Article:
My Version of 12 Steps
On this website, I will be sharing my own experience. I really hope that I don’t come across as a self-proclaimed 12 step guru. No one person can explain what the 12 steps are, or what they do exactly, especially me. In meetings, I often have a hard time putting words together. Other people in my home group are much more eloquent and have a much deeper understanding than I do.
Even the words of the founders are open to interpretation. Everyone has a different understanding of the literature and the Steps. This is a wonderful thing! In this way, the 12 steps are an open and flexible concept. Each person constructs their own version. My version of the 12 steps are very different from that of my sponsor and this as a strength.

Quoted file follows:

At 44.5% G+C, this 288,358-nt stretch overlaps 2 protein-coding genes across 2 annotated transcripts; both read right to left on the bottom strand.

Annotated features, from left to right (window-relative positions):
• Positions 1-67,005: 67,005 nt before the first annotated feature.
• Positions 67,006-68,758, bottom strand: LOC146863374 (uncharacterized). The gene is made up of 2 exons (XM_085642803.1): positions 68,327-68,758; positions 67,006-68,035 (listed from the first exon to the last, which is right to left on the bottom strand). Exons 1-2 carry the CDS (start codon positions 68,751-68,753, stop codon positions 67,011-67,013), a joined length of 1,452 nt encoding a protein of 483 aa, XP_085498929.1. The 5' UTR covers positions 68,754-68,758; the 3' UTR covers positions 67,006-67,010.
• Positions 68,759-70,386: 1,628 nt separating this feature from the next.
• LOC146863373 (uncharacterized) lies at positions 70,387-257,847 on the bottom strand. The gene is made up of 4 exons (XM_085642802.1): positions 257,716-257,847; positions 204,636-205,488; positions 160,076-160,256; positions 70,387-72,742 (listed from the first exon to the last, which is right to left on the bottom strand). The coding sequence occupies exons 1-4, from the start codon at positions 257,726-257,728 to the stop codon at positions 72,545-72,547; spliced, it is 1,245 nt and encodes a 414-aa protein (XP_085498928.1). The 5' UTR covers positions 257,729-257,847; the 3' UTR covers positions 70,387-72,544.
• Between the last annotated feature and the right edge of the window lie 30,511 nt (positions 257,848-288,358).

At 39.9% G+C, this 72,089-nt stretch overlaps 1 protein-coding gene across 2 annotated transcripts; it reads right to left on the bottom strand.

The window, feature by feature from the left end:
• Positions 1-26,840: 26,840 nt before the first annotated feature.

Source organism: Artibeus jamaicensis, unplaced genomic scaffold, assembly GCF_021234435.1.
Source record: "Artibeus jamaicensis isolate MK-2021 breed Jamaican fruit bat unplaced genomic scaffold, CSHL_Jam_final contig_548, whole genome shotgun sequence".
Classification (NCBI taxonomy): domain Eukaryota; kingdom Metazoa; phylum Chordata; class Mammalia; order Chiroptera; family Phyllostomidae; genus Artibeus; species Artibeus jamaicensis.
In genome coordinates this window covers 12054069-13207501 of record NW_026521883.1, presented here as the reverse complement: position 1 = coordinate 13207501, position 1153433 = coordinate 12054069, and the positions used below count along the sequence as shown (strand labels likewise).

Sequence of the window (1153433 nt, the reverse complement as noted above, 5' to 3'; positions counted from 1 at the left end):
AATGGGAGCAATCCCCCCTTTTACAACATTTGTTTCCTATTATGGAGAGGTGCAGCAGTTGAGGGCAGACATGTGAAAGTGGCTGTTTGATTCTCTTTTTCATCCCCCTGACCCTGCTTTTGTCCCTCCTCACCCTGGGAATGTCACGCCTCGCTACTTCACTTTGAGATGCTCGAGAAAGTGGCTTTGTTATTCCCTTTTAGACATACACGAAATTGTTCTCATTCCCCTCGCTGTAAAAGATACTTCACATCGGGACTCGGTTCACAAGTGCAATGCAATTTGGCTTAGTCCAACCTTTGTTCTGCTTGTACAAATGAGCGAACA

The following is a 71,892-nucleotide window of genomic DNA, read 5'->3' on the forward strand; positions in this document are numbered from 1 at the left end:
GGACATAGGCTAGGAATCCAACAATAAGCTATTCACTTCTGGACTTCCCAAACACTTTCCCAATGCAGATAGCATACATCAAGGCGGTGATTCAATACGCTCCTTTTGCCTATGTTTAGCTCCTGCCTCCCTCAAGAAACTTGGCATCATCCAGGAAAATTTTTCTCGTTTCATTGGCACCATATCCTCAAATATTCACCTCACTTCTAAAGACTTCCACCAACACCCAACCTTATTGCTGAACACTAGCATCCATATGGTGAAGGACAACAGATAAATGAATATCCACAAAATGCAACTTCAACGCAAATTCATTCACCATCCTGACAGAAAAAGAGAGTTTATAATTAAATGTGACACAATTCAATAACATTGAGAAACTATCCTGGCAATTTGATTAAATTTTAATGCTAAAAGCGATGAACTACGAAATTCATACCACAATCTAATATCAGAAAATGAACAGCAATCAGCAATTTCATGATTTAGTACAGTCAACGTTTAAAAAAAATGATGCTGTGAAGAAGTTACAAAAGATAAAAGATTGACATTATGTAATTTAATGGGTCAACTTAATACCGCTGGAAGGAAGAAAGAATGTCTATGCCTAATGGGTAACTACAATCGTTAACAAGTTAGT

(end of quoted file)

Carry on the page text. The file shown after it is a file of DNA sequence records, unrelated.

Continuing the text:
I will be sharing ideas, programs, and stories that are not necessarily rooted in 12 step programs. I will share things about yoga, Taoism, and art, for example. These things are not meant to contradict, but to supplement your program of recovery. My version of 12 step recovery is not mutually exclusive; it is compatible with things that aren’t explicitly part of the 12 step culture.
Those of us who participate in wellness groups are just a part of the world at large. We in recovery don’t live in a bubble. We interact with other people and do ‘normal’ things. In the end, we are all humans with our own experiences. I will share my experience with 12 steps since that is my experience.
Take What You Need and Leave the Rest
Someone once told me that meetings are like a buffet. You can pick and choose what you want, and it’s all for the taking. Ultimately it is our own plates that we are filling up. There is no disgrace in having taste and choosing what we think is best for us individually. It’s our own survival after all.